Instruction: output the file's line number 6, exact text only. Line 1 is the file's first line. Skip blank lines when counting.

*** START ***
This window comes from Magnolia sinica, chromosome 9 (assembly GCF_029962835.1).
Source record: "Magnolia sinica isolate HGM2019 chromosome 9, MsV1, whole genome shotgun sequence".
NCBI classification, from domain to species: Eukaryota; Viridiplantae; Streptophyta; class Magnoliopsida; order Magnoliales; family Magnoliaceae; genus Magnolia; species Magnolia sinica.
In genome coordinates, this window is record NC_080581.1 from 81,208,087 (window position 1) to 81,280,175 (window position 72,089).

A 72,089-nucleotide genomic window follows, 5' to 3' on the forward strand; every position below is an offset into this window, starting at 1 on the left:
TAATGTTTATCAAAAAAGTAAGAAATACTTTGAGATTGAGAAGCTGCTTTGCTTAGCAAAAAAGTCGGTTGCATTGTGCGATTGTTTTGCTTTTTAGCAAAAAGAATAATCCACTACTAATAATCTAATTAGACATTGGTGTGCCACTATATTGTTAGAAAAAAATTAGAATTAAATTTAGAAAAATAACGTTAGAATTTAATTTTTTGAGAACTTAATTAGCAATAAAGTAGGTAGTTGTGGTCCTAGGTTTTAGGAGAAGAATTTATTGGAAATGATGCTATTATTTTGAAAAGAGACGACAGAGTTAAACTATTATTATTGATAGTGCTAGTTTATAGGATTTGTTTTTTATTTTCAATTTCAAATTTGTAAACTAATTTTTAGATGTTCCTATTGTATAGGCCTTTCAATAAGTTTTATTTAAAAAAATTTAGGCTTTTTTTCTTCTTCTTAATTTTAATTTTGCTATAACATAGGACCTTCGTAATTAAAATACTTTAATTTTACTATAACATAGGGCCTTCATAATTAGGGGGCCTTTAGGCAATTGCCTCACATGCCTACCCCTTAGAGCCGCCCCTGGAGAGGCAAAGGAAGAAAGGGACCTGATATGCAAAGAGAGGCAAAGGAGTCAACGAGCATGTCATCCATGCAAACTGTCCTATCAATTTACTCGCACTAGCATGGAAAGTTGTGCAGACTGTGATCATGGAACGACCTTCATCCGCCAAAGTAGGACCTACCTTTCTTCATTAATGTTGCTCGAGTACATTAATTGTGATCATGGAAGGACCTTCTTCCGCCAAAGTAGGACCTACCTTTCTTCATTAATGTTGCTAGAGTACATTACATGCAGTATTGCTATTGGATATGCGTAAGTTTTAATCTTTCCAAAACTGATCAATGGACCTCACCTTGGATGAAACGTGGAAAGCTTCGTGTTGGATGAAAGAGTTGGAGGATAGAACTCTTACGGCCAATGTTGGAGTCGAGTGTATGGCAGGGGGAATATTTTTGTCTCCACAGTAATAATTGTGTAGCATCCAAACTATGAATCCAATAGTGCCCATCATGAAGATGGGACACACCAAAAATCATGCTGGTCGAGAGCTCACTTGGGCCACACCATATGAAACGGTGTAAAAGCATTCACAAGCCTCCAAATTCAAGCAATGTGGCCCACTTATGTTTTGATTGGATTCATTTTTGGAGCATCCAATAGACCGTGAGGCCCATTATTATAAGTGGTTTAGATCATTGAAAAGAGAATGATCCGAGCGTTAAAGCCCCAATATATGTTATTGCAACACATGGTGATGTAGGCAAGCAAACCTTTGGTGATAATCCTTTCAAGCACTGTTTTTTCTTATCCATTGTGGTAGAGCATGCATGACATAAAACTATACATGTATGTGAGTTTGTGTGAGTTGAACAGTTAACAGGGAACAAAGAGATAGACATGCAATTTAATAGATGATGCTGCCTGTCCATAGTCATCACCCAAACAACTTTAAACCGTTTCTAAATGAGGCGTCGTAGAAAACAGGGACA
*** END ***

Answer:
TAATGTTTATCAAAAAAGTAAGAAATACTTTGAGATTGAGAAGCTGCTTTGCTTAGCAAAAAAGTCGGTTGCATTGTGCGATTGTTTTGCTTTTTAGCAAAAAGAATAATCCACTACTAATAATCTAATTAGACATTGGTGTGCCACTATATTGTTAGAAAAAAATTAGAATTAAATTTAGAAAAATAACGTTAGAATTTAATTTTTTGAGAACTTAATTAGCAATAAAGTAGGTAGTTGTGGTCCTAGGTTTTAGGAGAAGAATTTATTGGAAATGATGCTATTATTTTGAAAAGAGACGACAGAGTTAAACTATTATTATTGATAGTGCTAGTTTATAGGATTTGTTTTTTATTTTCAATTTCAAATTTGTAAACTAATTTTTAGATGTTCCTATTGTATAGGCCTTTCAATAAGTTTTATTTAAAAAAATTTAGGCTTTTTTTCTTCTTCTTAATTTTAATTTTGCTATAACATAGGACCTTCGTAATTAAAATACTTTAATTTTACTATAACATAGGGCCTTCATAATTAGGGGGCCTTTAGGCAATTGCCTCACATGCCTACCCCTTAGAGCCGCCCCTGGAGAGGCAAAGGAAGAAAGGGACCTGATATGCAAAGAGAGGCAAAGGAGTCAACGAGCATGTCATCCATGCAAACTGTCCTATCAATTTACTCGCACTAGCATGGAAAGTTGTGCAGACTGTGATCATGGAACGACCTTCATCCGCCAAAGTAGGACCTACCTTTCTTCATTAATGTTGCTCGAGTACATTAATTGTGATCATGGAAGGACCTTCTTCCGCCAAAGTAGGACCTACCTTTCTTCATTAATGTTGCTAGAGTACATTACATGCAGTATTGCTATTGGATATGCGTAAGTTTTAATCTTTCCAAAACTGATCAATGGACCTCACCTTGGATGAAACGTGGAAAGCTTCGTGTTGGATGAAAGAGTTGGAGGATAGAACTCTTACGGCCAATGTTGGAGTCGAGTGTATGGCAGGGGGAATATTTTTGTCTCCACAGTAATAATTGTGTAGCATCCAAACTATGAATCCAATAGTGCCCATCATGAAGATGGGACACACCAAAAATCATGCTGGTCGAGAGCTCACTTGGGCCACACCATATGAAACGGTGTAAAAGCATTCACAAGCCTCCAAATTCAAGCAATGTGGCCCACTTATGTTTTGATTGGATTCATTTTTGGAGCATCCAATAGACCGTGAGGCCCATTATTATAAGTGGTTTAGATCATTGAAAAGAGAATGATCCGAGCGTTAAAGCCCCAATATATGTTATTGCAACACATGGTGATGTAGGCAAGCAAACCTTTGGTGATAATCCTTTCAAGCACTGTTTTTTCTTATCCATTGTGGTAGAGCATGCATGACATAAAACTATACATGTATGTGAGTTTGTGTGAGTTGAACAGTTAACAGGGAACAAAGAGATAGACATGCAATTTAATAGATGATGCTGCCTGTCCATAGTCATCACCCAAACAACTTTAAACCGTTTCTAAATGAGGCGTCGTAGAAAACAGGGACA